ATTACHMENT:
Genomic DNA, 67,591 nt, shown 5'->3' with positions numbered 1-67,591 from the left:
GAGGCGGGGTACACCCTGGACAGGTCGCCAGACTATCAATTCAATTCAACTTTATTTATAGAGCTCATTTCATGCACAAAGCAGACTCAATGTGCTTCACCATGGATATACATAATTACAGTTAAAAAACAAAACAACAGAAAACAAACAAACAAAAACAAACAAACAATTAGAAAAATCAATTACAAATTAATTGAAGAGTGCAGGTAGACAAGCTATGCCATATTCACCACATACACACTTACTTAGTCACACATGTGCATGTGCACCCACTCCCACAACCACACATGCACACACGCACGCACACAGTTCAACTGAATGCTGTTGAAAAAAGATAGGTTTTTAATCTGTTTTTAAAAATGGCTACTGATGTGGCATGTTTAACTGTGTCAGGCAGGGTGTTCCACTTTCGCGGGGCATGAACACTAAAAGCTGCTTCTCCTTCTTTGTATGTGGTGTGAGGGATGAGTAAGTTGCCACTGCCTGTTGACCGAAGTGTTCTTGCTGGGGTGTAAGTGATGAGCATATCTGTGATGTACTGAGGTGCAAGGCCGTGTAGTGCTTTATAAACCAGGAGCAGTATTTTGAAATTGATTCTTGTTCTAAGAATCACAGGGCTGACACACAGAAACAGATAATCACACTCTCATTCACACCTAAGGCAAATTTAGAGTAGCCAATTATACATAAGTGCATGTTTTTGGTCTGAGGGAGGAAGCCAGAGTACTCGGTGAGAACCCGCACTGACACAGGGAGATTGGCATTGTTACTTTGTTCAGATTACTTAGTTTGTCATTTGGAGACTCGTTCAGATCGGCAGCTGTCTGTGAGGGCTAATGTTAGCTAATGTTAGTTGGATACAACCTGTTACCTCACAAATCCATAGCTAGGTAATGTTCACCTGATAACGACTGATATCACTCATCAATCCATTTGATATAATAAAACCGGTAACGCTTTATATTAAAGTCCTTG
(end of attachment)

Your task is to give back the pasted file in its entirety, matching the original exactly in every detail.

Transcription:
Genomic DNA, 67,591 nt, shown 5'->3' with positions numbered 1-67,591 from the left:
GAGGCGGGGTACACCCTGGACAGGTCGCCAGACTATCAATTCAATTCAACTTTATTTATAGAGCTCATTTCATGCACAAAGCAGACTCAATGTGCTTCACCATGGATATACATAATTACAGTTAAAAAACAAAACAACAGAAAACAAACAAACAAAAACAAACAAACAATTAGAAAAATCAATTACAAATTAATTGAAGAGTGCAGGTAGACAAGCTATGCCATATTCACCACATACACACTTACTTAGTCACACATGTGCATGTGCACCCACTCCCACAACCACACATGCACACACGCACGCACACAGTTCAACTGAATGCTGTTGAAAAAAGATAGGTTTTTAATCTGTTTTTAAAAATGGCTACTGATGTGGCATGTTTAACTGTGTCAGGCAGGGTGTTCCACTTTCGCGGGGCATGAACACTAAAAGCTGCTTCTCCTTCTTTGTATGTGGTGTGAGGGATGAGTAAGTTGCCACTGCCTGTTGACCGAAGTGTTCTTGCTGGGGTGTAAGTGATGAGCATATCTGTGATGTACTGAGGTGCAAGGCCGTGTAGTGCTTTATAAACCAGGAGCAGTATTTTGAAATTGATTCTTGTTCTAAGAATCACAGGGCTGACACACAGAAACAGATAATCACACTCTCATTCACACCTAAGGCAAATTTAGAGTAGCCAATTATACATAAGTGCATGTTTTTGGTCTGAGGGAGGAAGCCAGAGTACTCGGTGAGAACCCGCACTGACACAGGGAGATTGGCATTGTTACTTTGTTCAGATTACTTAGTTTGTCATTTGGAGACTCGTTCAGATCGGCAGCTGTCTGTGAGGGCTAATGTTAGCTAATGTTAGTTGGATACAACCTGTTACCTCACAAATCCATAGCTAGGTAATGTTCACCTGATAACGACTGATATCACTCATCAATCCATTTGATATAATAAAACCGGTAACGCTTTATATTAAAGTCCTTG